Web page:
Black Friday, Dawn of the Dead and an Anti-Festivus for the Rest of us


Black Friday is upon us. It is a week now before everything goes tribal from the East to West Coasts of the greatest country this earth has ever seen. It’s an event like no other in human history where people receive an invisible licence to be selfish and rude assholes; a licence to stampede over that poor 70 year-old Wal-Mart greeter and send him/her into the hospital, and possibly a final retirement.

The Seinfeld’s had an alternative holiday (Festivus) to the vapid consumerist take-over of a public holiday once celebrated and prided on giving thanks to good family, good food, good friends, and also to the coming of a religious bearded saviour – Christmas. If it hasn’t been claimed before, I will claim it here on this website: Black Friday in every way, shape, and form is like the Anti-Festivus of the American Thanks-Giving Holiday.

Black Friday is a dark time in human living. It is a time when the mask of society comes off, and we are privileged enough to see our culture in its rawest form. Most of you are probably thinking by now that I hate this time of year with every inch of my soul. However, it’s the exact opposite; I love Black Friday to death. I worship the day like a deity because it’s a sociologist’s gold-mine of human consumerist salivations. Watching people line up for hours (even days) for a $5 toaster is not only hilarious to me, it is also priceless insight into how perverted we have all become in our empty quests for nothing. People have actually been killed and seriously injured to the point of needing life-support on this finest of days, all because hundreds of people decided it would be the best course of action to stampede into Target like a herd of elephants for a plasma TV marked $500 down from $2000.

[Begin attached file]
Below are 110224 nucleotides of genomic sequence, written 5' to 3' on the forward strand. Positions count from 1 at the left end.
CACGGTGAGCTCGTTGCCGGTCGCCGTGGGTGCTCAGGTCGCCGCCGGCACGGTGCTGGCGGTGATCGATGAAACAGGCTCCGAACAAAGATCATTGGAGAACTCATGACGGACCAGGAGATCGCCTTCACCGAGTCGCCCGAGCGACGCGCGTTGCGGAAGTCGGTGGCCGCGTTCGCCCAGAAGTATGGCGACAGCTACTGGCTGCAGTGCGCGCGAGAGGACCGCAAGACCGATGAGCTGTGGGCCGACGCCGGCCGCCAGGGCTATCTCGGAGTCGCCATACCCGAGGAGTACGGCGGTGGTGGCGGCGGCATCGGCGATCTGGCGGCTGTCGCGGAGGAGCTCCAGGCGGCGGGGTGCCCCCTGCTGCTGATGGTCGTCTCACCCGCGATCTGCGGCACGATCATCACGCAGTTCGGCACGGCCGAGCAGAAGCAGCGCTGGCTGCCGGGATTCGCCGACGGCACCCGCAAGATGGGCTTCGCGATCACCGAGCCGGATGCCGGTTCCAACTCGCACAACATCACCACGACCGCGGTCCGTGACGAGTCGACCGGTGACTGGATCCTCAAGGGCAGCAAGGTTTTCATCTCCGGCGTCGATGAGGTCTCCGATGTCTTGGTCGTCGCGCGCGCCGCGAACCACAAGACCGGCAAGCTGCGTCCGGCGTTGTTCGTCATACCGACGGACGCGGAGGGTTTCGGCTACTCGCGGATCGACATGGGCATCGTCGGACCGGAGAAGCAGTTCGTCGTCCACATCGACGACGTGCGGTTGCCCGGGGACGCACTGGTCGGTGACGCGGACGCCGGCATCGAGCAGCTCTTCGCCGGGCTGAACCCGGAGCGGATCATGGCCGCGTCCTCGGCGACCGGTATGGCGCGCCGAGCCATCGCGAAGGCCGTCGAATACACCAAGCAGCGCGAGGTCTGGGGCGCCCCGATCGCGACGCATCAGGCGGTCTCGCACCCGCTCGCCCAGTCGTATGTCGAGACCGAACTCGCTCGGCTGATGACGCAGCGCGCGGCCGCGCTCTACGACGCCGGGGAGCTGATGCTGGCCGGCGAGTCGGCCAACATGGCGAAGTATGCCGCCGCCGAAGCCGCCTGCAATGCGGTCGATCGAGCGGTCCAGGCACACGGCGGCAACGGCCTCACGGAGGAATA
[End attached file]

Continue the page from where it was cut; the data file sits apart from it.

George Romero’s 1978 classic Dawn of the Dead (and the 2004 remake) and the mobs of consumers lining up outside stores in the wee hours of the morning for the “must-have” Black Friday sales is as good as it gets when relating fiction to reality. As we all know, fiction is based off of reality and often time’s truth can be even stranger than fiction. The truth here is that the people who participate in the salivating stampedes, the long lines and the violence that takes place (believe it or not shit goes down in most stores) are no different to the zombies that we all laugh at and mock in T.V shows like The Walking Dead or films such as Dawn of the Dead (any zombie film).

Even though I am a stones throw away from the American border, I don’t participate in the “shopping” (tribal chaos). I have things delivered to me, that’s why we have the internet and our “just in time” deliver system. There is now choice, I choose to have things brought to me rather than trying to find exactly what I want in a giant store; plus I keep truckers, cargo pilots and Fed Ex employees employed, so they can feed their families and buy their Xbox’s.


Both the zombies in Dawn of the Dead and the sheeple out during Black Friday are potentially life-threatening, single-minded herds who shamble around with glassy-eyed stares (this is due to un-death for the zombies and probably lack of sleep for the shopping masses), pressing their faces against glass doors and traveling around hands forward clamoring for sustenance (brains) and/or those sweet, sweet deals.

It’s odd that a day that has businesses pulling out all the stops to attract customers and consumers braving shitty weather, enormous lines, and early hours to get some holiday deals has the so commonly and un-ironically accepted name of Black Friday (the disambiguation page on Wikipedia for Black Friday is nothing but large-scale massacres and natural disasters), but perhaps it’s a little telling that no one is really ignoring the zombie-like connotations that the massive shopping day intrinsically represents. Dawn of the Dead‘s shopping mall is essentially a visual allegory for the excesses and waste of our consumer-driven popular culture. It’s not at all difficult to see the shambling hordes of un-dead as a metaphor for salivating shoppers wandering through the halls of the shrine of capitalism.